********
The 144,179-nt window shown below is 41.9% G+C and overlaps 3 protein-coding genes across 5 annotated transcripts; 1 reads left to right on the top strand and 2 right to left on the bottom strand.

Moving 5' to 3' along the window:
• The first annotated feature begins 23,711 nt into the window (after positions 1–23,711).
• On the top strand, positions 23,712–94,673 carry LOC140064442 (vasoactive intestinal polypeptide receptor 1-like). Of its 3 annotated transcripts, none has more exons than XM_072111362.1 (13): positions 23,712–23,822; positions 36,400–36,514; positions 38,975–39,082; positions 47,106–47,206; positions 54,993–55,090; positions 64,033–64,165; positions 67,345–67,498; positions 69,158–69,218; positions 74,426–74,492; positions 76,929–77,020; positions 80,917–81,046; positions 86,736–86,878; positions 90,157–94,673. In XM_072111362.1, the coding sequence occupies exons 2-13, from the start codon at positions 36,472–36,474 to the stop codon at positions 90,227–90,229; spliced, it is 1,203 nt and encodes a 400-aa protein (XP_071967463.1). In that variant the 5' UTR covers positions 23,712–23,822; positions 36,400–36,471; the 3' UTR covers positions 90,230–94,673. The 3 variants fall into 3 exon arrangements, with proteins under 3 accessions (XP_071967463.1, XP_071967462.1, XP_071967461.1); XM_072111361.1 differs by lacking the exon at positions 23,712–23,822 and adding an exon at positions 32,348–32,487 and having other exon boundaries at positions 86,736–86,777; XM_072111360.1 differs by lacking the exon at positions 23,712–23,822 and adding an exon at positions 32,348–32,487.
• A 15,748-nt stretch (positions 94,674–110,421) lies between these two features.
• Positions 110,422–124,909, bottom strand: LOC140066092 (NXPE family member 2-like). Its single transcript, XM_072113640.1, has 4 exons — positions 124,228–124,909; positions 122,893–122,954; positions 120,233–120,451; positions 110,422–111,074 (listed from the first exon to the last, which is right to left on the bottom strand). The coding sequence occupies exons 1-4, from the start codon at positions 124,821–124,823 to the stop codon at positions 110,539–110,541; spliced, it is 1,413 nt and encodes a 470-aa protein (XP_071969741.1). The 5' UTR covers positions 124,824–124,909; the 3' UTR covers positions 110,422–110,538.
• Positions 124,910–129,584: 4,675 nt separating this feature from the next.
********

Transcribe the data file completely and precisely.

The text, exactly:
The 144,179-nt window shown below is 41.9% G+C and overlaps 3 protein-coding genes across 5 annotated transcripts; 1 reads left to right on the top strand and 2 right to left on the bottom strand.

Moving 5' to 3' along the window:
• The first annotated feature begins 23,711 nt into the window (after positions 1–23,711).
• On the top strand, positions 23,712–94,673 carry LOC140064442 (vasoactive intestinal polypeptide receptor 1-like). Of its 3 annotated transcripts, none has more exons than XM_072111362.1 (13): positions 23,712–23,822; positions 36,400–36,514; positions 38,975–39,082; positions 47,106–47,206; positions 54,993–55,090; positions 64,033–64,165; positions 67,345–67,498; positions 69,158–69,218; positions 74,426–74,492; positions 76,929–77,020; positions 80,917–81,046; positions 86,736–86,878; positions 90,157–94,673. In XM_072111362.1, the coding sequence occupies exons 2-13, from the start codon at positions 36,472–36,474 to the stop codon at positions 90,227–90,229; spliced, it is 1,203 nt and encodes a 400-aa protein (XP_071967463.1). In that variant the 5' UTR covers positions 23,712–23,822; positions 36,400–36,471; the 3' UTR covers positions 90,230–94,673. The 3 variants fall into 3 exon arrangements, with proteins under 3 accessions (XP_071967463.1, XP_071967462.1, XP_071967461.1); XM_072111361.1 differs by lacking the exon at positions 23,712–23,822 and adding an exon at positions 32,348–32,487 and having other exon boundaries at positions 86,736–86,777; XM_072111360.1 differs by lacking the exon at positions 23,712–23,822 and adding an exon at positions 32,348–32,487.
• A 15,748-nt stretch (positions 94,674–110,421) lies between these two features.
• Positions 110,422–124,909, bottom strand: LOC140066092 (NXPE family member 2-like). Its single transcript, XM_072113640.1, has 4 exons — positions 124,228–124,909; positions 122,893–122,954; positions 120,233–120,451; positions 110,422–111,074 (listed from the first exon to the last, which is right to left on the bottom strand). The coding sequence occupies exons 1-4, from the start codon at positions 124,821–124,823 to the stop codon at positions 110,539–110,541; spliced, it is 1,413 nt and encodes a 470-aa protein (XP_071969741.1). The 5' UTR covers positions 124,824–124,909; the 3' UTR covers positions 110,422–110,538.
• Positions 124,910–129,584: 4,675 nt separating this feature from the next.